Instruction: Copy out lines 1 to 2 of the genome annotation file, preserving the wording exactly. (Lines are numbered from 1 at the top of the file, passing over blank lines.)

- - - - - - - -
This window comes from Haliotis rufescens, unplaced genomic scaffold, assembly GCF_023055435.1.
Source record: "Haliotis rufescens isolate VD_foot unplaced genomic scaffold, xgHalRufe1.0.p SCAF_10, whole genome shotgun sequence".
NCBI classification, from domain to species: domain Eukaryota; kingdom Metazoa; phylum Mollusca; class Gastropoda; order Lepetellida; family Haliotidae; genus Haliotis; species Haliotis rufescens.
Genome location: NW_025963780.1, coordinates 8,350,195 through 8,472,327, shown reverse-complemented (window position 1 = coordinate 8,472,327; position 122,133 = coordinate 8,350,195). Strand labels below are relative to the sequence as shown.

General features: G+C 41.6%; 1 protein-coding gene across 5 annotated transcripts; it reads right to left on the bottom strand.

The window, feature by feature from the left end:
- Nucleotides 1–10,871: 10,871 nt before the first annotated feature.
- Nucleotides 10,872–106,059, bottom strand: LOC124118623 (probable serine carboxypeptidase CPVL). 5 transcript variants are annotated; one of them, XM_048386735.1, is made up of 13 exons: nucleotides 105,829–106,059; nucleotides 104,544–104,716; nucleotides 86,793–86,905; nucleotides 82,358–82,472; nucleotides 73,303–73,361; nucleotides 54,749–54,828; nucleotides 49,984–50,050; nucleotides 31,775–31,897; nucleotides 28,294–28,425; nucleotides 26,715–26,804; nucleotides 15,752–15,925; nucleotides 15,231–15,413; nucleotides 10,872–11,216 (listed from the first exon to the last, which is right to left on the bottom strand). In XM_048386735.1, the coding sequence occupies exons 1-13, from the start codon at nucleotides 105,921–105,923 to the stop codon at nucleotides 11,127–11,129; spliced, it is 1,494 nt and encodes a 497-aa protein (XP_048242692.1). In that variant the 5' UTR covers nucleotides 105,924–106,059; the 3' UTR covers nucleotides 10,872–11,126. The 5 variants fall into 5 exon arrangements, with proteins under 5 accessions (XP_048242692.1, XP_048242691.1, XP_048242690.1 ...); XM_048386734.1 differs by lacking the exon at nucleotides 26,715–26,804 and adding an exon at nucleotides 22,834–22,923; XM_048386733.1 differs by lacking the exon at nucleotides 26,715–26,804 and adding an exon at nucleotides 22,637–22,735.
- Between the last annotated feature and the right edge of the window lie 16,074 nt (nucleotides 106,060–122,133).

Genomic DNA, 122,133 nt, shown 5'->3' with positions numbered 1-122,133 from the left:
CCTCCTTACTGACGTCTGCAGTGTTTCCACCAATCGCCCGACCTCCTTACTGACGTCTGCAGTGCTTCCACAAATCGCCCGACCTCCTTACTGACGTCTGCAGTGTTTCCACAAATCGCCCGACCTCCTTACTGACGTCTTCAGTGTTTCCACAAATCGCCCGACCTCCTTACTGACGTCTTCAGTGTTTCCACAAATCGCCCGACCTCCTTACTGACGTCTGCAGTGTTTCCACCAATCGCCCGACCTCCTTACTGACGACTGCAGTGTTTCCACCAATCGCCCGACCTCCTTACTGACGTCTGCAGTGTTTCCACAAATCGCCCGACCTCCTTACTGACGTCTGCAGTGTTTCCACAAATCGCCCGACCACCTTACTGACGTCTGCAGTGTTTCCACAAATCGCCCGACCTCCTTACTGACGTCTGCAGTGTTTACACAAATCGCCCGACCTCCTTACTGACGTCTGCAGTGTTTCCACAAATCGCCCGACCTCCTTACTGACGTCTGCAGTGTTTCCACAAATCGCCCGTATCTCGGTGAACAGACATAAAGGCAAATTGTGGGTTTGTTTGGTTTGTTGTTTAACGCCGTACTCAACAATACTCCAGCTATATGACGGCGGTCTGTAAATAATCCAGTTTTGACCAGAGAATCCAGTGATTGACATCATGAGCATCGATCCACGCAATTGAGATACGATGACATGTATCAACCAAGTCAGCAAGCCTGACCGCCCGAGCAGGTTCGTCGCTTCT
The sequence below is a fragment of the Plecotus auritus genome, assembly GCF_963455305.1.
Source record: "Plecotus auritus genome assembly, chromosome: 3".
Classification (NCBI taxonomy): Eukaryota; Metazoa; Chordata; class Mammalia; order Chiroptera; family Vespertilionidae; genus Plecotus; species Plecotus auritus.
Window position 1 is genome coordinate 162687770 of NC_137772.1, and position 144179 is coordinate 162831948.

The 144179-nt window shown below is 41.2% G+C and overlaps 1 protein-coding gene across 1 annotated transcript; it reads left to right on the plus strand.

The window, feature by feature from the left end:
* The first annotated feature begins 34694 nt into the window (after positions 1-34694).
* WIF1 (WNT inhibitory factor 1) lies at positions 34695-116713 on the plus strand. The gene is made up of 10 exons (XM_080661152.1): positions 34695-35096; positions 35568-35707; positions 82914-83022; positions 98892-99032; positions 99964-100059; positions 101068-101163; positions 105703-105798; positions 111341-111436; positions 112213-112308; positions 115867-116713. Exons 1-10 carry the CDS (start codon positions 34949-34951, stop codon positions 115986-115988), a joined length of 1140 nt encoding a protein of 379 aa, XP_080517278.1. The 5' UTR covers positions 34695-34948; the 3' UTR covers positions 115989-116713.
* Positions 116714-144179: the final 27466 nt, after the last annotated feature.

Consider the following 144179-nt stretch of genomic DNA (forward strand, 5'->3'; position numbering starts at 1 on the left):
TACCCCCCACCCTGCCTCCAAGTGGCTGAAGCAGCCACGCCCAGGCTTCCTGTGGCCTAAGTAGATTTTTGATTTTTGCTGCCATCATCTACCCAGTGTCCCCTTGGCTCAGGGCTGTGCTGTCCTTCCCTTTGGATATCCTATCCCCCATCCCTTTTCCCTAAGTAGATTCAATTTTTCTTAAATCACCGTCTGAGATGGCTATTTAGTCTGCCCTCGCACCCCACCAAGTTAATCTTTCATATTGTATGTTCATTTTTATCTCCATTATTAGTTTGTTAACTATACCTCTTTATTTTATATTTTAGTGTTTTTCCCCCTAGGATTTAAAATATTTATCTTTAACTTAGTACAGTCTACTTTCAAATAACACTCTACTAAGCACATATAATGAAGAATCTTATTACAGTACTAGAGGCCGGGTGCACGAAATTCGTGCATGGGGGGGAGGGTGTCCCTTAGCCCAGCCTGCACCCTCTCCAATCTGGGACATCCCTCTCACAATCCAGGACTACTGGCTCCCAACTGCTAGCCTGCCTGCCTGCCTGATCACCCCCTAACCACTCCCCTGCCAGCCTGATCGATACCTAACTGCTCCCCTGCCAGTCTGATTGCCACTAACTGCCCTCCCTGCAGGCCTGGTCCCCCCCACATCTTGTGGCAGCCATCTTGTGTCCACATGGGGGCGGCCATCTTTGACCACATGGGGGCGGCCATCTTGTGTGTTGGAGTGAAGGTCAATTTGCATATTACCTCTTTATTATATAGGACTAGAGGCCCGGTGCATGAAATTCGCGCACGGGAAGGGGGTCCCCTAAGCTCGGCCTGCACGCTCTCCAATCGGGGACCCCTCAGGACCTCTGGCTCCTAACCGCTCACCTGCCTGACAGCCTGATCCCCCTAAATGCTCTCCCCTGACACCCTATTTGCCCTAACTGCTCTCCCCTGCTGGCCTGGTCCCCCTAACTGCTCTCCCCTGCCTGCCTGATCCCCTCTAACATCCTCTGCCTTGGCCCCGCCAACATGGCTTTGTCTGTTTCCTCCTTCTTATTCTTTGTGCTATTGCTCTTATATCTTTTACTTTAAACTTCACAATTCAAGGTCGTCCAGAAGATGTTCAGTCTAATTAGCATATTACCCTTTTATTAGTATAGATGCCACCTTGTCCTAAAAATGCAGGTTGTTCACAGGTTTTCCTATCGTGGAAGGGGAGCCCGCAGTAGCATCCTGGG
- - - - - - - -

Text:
This window comes from Haliotis rufescens, unplaced genomic scaffold, assembly GCF_023055435.1.
Source record: "Haliotis rufescens isolate VD_foot unplaced genomic scaffold, xgHalRufe1.0.p SCAF_10, whole genome shotgun sequence".